Now that I’ve started grad school, I read quite a number of academic papers. A typical week consists of at least 5 required reads, but as I work on projects, investigate research topics, and attend seminars, that number can get substantially higher.

Additionally, life has quite a lot of down time, and maximizing that time is key in grad school. There are just too many projects and meetings to attend, and making the most out of those 5 to 10 mintue waits can really make a difference. That’s where GoodReader comes in.

GoodReader is the best way I’ve found to read 2-column papers on the iPhone, and from what I’ve read, it’s a great experience on the iPad too. The app has a number of features that makes reading on a phone much better.

Decrease Eye Strain

The default view is just a bit too bright for the best viewing in my opinion, but GoodReader gives you the option of choosing a shade that’s best for you.

The Two Column Issue (My biggest problem)

The issue with academic papers is making two columns easier to read on a smaller screen. GoodReader has the ability to “reflow” a paper so that you can browse the entire paper as if it were a single column, which is great on a screen like that on the iPhones. Here’s what the above paper looks like after reflowed in both day and night mode.

At first, this looks a bit plain, but I’ve found that reading papers like this in reflow-night mode really helps me. To me, this reflow feature is really what makes this app worth buying. I’m still looking for a way to do this on my computer so that I can put papers on my Kindle.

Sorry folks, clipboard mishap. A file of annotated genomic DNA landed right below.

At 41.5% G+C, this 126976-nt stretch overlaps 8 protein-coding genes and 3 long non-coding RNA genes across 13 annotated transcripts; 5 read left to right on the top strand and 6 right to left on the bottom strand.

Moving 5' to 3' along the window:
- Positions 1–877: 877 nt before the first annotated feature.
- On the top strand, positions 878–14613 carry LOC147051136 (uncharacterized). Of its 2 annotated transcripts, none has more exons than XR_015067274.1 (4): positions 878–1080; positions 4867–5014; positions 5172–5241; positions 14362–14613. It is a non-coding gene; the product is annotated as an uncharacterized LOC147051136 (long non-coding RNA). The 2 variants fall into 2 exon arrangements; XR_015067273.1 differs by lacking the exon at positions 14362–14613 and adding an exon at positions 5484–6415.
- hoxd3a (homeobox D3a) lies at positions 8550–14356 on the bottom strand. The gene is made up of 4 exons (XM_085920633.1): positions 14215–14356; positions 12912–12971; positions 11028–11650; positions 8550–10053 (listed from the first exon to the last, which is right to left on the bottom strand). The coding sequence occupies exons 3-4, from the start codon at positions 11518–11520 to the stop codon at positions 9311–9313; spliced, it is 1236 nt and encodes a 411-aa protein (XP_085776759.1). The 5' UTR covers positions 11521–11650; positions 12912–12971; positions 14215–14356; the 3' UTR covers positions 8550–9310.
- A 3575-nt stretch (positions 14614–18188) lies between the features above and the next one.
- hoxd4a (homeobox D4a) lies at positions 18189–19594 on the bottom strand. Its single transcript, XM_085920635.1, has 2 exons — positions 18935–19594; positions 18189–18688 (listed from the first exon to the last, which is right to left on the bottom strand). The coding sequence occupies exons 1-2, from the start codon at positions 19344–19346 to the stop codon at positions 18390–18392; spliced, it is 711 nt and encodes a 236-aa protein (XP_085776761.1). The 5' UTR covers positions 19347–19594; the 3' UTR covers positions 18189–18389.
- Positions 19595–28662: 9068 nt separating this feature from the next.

Searching

This is not a feature I end up using a lot, but I imagine it would come in handy if I wanted to reference a particular section during a discussion seminar. As you can see, I’ve searched for the word “abstract” and the app scans the entire document, highlighting occurances of the word (it will also do this in reflow mode too). This is a nice feature that is expected of any digital reader.

Syncing with Dropbox

When I set out for a PDF reader on the iPhone, I just wanted to read 2-column papers easily. This feature has really enabled me to get the most out of the 5-mintue wait times I mentioned earlier. GoodReader supports using Dropbox to sync papers, making it efforless to get the latest assigned readings on my phone.

Before using this app, I stored all my papers in a single folder on Dropbox so that I would have them stored on both my desktop and laptop, but now I’ve added one more layer to that.

As you can see above, I now place that week’s papers in the “active” folder, and then move them to the archive folder when I get done with the paper or sometime over the weekends. The active folder is the one I sync with my phone, keeping the papers on my phone concise so that I don’t waste time shuffling through my full list of papers (academic papers can be awkwardly named, making them hard to find).

Syncing is also a breeze, just choose sync from the actions menu and you’re off!

Reading Mobile

Two column papers present a challenge for digital readers. I’m still looking for a way to read them on my Kindle, but this seems like the best there is on the iPhone. Having these papers on my phone keeps me doing something productive in my down time, and Dropbox makes it even easier. I would defintely recomment this approach to other researchers.

Have any other suggestions for optimizing your day? Know of better ways to read academic journals on the iPhone or Kindle? I’d love to hear from you in the comments!

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